Can you please tell us how you battle depression? How important is it to get back up? Something you’d like to share with the people who are fighting with it today.

Suman– My fight with depression wasn’t easy. Not for my mother or me. Depression made it impossible for me to talk about it to anyone. The thoughts that came with it were the worst part  of it. Even more scary were the parts of me that agreed with it. As the subject of mental health is  still a taboo in our society, everyone took my aloofness as sadness or some teen tantrum. 

Everyone was oblivious of my silent cries, or maybe they just ignored it. It took me a lot of  courage to get everything out to my mother. She couldn’t understand at first, but the stigma did  not cage her love for me, and I got into therapy. It took me two years to be free of the cage I  built. I had missed out and lost a lot. But now, when I look back at 2017 me, I’m glad I didn’t  listen to the voices in my head telling me to “just give up.” I have changed a lot as a person. 

They say what doesn’t kill you makes you stronger. It is true. Ending it isn’t worth it. You may feel like there’s no other way, but there is, and I’m living proof of that because I used to feel the  same way. Seek the help you need. Talk to people who care about you. Continue fighting till  you come out on the other side as a winner.

How long do you take to finish reading a book? Would you like more time to read books?

Suman– It depends. If the premise of the book is interesting or if it is fast-paced, it takes around  three days for me to finish it, otherwise, around a week. And yes, more time to read books is always ideal.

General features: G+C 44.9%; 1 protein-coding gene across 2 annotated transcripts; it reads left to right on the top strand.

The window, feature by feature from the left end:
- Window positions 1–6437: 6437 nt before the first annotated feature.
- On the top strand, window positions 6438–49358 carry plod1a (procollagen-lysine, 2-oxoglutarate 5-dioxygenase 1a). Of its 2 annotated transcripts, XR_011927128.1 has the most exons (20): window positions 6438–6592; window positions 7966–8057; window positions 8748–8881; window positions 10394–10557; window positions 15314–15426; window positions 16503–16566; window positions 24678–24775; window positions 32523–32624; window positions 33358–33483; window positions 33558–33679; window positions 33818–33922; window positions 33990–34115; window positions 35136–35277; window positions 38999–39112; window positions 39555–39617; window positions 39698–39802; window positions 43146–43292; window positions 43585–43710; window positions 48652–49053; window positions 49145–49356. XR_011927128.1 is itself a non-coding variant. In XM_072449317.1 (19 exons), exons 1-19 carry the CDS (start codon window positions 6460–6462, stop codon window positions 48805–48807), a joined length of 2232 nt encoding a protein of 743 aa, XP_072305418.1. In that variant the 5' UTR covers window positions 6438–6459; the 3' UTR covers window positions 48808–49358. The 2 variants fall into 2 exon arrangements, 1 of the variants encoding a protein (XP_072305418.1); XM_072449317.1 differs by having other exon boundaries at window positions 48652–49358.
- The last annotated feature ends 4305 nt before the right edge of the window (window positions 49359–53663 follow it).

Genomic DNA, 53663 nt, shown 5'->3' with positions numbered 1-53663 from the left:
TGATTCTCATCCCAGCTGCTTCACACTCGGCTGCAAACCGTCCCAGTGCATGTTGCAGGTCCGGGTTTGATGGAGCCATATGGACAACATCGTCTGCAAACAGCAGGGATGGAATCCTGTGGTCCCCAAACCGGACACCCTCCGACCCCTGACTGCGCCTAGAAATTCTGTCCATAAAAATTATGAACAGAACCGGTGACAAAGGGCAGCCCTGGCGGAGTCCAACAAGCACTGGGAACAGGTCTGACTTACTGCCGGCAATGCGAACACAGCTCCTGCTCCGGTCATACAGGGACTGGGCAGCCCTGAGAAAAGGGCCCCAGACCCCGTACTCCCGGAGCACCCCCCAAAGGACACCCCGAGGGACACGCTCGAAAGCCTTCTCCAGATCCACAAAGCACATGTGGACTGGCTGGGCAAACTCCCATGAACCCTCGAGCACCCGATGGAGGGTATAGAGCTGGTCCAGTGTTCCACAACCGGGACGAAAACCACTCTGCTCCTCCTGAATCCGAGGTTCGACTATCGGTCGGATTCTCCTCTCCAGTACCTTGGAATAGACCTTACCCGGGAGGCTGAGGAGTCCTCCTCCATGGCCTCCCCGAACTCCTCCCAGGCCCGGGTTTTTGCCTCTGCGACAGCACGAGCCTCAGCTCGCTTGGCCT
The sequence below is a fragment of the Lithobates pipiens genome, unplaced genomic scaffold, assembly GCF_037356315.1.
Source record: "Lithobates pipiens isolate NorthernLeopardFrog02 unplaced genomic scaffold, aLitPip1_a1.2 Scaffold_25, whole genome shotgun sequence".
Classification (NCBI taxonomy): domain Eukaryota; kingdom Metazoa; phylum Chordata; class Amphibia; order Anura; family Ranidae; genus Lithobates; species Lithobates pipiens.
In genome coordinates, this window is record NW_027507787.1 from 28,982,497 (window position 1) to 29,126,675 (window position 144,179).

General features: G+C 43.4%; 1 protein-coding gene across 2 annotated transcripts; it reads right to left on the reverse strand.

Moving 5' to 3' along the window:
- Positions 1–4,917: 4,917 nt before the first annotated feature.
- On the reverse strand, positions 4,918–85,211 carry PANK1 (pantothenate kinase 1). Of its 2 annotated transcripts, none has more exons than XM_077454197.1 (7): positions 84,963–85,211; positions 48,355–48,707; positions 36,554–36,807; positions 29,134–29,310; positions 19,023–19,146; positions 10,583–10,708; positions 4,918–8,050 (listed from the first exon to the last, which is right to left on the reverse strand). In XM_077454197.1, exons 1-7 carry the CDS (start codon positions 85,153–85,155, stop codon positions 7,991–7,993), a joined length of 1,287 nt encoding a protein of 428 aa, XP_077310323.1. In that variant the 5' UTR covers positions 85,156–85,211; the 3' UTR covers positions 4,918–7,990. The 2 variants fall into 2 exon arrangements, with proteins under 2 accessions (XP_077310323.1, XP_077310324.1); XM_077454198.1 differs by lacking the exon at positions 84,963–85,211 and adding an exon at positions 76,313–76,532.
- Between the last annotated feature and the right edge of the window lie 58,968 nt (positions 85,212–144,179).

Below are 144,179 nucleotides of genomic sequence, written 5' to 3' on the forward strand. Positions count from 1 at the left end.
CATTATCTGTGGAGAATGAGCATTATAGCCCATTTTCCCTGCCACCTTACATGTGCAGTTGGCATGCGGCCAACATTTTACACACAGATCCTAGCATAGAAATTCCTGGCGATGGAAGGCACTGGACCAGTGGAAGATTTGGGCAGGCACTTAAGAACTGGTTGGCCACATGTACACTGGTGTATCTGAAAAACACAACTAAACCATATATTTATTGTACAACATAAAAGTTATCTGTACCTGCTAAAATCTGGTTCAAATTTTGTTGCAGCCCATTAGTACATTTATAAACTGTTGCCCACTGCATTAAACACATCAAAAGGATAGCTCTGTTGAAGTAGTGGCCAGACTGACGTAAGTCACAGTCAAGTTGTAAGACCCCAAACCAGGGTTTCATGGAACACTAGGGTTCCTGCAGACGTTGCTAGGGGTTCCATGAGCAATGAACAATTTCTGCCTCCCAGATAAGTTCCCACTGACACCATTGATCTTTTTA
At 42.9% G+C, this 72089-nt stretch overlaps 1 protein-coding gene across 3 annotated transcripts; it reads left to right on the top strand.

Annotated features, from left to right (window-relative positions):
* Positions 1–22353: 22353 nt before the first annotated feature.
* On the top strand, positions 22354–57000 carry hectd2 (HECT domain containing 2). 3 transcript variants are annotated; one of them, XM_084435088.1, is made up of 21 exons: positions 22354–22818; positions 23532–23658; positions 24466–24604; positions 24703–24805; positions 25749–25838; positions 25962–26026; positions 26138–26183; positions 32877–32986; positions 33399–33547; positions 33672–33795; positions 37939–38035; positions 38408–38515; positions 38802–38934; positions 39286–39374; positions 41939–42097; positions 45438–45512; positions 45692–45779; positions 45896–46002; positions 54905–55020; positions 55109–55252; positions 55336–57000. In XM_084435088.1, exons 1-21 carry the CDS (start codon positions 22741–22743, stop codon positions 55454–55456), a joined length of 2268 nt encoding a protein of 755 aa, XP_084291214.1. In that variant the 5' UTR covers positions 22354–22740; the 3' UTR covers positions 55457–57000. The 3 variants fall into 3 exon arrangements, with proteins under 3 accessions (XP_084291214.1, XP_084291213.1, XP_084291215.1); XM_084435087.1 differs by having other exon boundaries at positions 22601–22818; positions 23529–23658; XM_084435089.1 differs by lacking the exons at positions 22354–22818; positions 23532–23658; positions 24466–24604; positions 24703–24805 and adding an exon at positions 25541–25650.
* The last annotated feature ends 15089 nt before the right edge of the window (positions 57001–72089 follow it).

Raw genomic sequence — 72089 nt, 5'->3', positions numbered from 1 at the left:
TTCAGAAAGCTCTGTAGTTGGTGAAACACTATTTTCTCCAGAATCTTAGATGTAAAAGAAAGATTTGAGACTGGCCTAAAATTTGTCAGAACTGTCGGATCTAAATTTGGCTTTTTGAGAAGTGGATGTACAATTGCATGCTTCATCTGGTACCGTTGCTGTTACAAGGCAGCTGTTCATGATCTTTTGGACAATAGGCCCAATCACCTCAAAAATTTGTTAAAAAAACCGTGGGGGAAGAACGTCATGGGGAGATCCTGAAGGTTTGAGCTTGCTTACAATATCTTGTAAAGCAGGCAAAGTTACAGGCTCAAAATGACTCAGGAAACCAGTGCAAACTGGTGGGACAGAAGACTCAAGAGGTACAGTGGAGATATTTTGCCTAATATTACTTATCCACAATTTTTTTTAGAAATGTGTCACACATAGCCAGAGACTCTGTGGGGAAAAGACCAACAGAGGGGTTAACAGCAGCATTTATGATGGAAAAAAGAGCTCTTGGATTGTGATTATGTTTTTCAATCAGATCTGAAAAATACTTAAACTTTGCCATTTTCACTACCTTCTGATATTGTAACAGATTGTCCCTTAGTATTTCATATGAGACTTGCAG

Where do you uncover new books? Is it from bookstores or online? Have you joined any book clubs?

Suman– It’s a mix of both. From the bookstores, I discover the ‘not-so’ mainstream books, and I  order books that are the talk of the bookstagram world online. That way, I have a wide variety of genres to read.

Has the journey helped you to develop photography and editing skills as there is an effort put with every image posted?

Suman– Definitely. When we first started our page, we put minimum effort towards it. We didn’t know what worked and what didn’t. As our page grew, we started putting in more effort. It forced  us to be more creative in our approach. We now fuss a lot while taking pictures. It has turned into a legit exercise for us.

You have stated that you’ve taken a break from reading since June 29th. Were you saturated with reading?

Manisha– My mother advised me to save some money due to the COVID-19 crisis, which is why  I stopped purchasing books. And now that I’m running out of books already, I thought this would be a perfect moment to take a break. Also, I’m graduating this year. This is a crucial stage for me too.

Can you walk us through the process of crafting a review, from the point you pick up the book to the point you write the last word of your review?

Suman– My review process is from a critical standpoint. From the moment I pick up the book, I note down the title, author, genre, pages, and publishing house in my journal. While reading a chapter, I write the name of the character in focus and his/her personality, then jot down the writing style, the theme of the section, the facts which I liked so far, and my favorite line of the chapter. This continues till the end of the book, after which I write who I would recommend this book to, what didn’t work for me, and what did. I write all of it concisely and post the review. 

Manisha– I talk about the reading process in my book reviews. Things that I got to learn or how the book made me feel. The first thing I notice in a book is it’s writing style, so I talk about that in my reviews.

Quick 5

1. A book you wish was never adapted into a movie— Percy Jackson And The  Lightning Thief 

2. Mythology or fantasy— Mythology

3. Library or home? — Home

4. One word that describes ‘strictlybookworms’ — Diverse

5. A book you’d recommend for Beginners?— To Kill A Mockingbird by Harper Lee and  Cobalt Blue by Sachin Kundalkar